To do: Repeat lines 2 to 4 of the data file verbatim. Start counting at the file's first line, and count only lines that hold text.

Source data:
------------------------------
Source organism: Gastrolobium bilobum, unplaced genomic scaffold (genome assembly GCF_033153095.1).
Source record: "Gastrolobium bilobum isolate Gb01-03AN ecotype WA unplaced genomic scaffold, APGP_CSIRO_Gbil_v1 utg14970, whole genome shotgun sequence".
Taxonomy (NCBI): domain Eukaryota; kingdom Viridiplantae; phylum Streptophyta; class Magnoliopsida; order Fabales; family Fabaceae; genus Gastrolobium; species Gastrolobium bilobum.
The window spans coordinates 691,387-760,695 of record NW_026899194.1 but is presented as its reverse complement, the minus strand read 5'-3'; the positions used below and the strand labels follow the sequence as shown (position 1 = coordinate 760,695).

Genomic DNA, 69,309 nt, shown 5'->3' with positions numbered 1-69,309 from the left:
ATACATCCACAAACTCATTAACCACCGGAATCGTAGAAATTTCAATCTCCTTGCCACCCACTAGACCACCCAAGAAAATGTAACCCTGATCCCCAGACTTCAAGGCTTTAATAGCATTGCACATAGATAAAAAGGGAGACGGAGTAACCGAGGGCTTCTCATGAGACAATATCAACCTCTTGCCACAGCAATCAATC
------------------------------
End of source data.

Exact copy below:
Source record: "Gastrolobium bilobum isolate Gb01-03AN ecotype WA unplaced genomic scaffold, APGP_CSIRO_Gbil_v1 utg14970, whole genome shotgun sequence".
Taxonomy (NCBI): domain Eukaryota; kingdom Viridiplantae; phylum Streptophyta; class Magnoliopsida; order Fabales; family Fabaceae; genus Gastrolobium; species Gastrolobium bilobum.
The window spans coordinates 691,387-760,695 of record NW_026899194.1 but is presented as its reverse complement, the minus strand read 5'-3'; the positions used below and the strand labels follow the sequence as shown (position 1 = coordinate 760,695).